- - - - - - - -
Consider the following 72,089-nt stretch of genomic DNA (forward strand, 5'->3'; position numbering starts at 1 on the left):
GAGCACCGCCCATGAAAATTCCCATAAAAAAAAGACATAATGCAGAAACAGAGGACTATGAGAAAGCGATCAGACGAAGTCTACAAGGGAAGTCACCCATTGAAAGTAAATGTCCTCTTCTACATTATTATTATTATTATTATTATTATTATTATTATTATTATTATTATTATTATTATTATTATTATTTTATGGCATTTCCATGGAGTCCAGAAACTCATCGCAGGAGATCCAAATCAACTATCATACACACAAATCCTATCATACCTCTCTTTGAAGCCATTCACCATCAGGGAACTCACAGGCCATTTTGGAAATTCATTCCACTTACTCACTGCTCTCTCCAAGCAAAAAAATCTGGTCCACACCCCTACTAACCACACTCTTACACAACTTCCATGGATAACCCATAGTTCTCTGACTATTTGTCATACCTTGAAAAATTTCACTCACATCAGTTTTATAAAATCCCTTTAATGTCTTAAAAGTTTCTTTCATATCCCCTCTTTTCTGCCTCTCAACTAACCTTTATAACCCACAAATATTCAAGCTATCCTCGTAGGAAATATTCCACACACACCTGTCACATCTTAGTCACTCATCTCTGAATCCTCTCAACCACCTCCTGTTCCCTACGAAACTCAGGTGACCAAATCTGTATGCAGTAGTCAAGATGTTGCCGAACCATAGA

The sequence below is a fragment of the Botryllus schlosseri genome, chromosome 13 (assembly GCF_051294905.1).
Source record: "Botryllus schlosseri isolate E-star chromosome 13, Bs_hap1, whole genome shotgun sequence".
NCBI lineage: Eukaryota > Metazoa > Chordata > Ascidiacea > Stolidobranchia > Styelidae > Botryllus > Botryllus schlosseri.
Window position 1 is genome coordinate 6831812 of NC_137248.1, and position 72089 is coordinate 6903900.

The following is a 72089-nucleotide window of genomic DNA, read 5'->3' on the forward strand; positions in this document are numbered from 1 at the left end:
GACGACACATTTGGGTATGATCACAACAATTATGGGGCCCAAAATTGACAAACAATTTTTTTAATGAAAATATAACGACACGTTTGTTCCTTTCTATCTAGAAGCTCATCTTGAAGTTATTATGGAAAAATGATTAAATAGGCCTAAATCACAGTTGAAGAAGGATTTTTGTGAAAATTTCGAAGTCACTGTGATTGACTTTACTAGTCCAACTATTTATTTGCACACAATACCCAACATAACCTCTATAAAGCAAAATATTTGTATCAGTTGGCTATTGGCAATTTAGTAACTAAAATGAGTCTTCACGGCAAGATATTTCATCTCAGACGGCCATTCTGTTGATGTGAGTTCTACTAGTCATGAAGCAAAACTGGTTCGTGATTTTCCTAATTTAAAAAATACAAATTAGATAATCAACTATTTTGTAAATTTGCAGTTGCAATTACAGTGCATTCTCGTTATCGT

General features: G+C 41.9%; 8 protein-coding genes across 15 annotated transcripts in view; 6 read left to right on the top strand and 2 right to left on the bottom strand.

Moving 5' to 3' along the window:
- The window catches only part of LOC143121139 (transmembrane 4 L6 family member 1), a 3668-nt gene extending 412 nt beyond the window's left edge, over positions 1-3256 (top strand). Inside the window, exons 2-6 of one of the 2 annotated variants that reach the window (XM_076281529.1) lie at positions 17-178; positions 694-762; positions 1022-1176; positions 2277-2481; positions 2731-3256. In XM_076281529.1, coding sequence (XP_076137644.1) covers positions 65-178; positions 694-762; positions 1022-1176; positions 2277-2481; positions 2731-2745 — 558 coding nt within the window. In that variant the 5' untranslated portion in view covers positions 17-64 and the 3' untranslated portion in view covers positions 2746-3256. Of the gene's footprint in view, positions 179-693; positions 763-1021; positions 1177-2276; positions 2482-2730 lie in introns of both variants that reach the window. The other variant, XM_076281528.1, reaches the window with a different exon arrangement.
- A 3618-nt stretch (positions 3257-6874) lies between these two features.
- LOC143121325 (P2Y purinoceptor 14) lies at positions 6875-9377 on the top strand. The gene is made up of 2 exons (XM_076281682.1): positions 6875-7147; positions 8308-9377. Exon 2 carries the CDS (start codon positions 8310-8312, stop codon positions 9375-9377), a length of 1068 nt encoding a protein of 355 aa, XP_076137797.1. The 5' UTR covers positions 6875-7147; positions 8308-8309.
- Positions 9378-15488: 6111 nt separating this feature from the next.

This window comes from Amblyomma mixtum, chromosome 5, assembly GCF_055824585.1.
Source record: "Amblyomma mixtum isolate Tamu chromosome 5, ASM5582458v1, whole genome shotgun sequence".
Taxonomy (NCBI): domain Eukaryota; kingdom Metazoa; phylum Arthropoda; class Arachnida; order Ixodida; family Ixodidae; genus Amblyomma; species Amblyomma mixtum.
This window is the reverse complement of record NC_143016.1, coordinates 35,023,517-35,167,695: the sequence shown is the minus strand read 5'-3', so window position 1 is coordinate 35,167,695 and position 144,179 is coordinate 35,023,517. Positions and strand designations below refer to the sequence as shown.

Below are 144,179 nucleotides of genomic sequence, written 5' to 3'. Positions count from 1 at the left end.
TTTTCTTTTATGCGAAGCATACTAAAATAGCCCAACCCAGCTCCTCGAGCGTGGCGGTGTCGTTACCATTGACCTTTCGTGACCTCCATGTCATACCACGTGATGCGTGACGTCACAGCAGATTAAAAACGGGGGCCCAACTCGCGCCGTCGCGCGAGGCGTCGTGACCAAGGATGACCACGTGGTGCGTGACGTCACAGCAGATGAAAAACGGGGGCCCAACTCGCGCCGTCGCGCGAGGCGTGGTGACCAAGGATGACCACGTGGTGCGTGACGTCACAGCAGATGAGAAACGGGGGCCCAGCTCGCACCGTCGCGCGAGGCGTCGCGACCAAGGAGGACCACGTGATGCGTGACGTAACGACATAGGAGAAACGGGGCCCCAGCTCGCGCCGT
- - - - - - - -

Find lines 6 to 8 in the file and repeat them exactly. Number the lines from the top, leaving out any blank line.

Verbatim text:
Window position 1 is genome coordinate 6831812 of NC_137248.1, and position 72089 is coordinate 6903900.

The following is a 72089-nucleotide window of genomic DNA, read 5'->3' on the forward strand; positions in this document are numbered from 1 at the left end:
GACGACACATTTGGGTATGATCACAACAATTATGGGGCCCAAAATTGACAAACAATTTTTTTAATGAAAATATAACGACACGTTTGTTCCTTTCTATCTAGAAGCTCATCTTGAAGTTATTATGGAAAAATGATTAAATAGGCCTAAATCACAGTTGAAGAAGGATTTTTGTGAAAATTTCGAAGTCACTGTGATTGACTTTACTAGTCCAACTATTTATTTGCACACAATACCCAACATAACCTCTATAAAGCAAAATATTTGTATCAGTTGGCTATTGGCAATTTAGTAACTAAAATGAGTCTTCACGGCAAGATATTTCATCTCAGACGGCCATTCTGTTGATGTGAGTTCTACTAGTCATGAAGCAAAACTGGTTCGTGATTTTCCTAATTTAAAAAATACAAATTAGATAATCAACTATTTTGTAAATTTGCAGTTGCAATTACAGTGCATTCTCGTTATCGT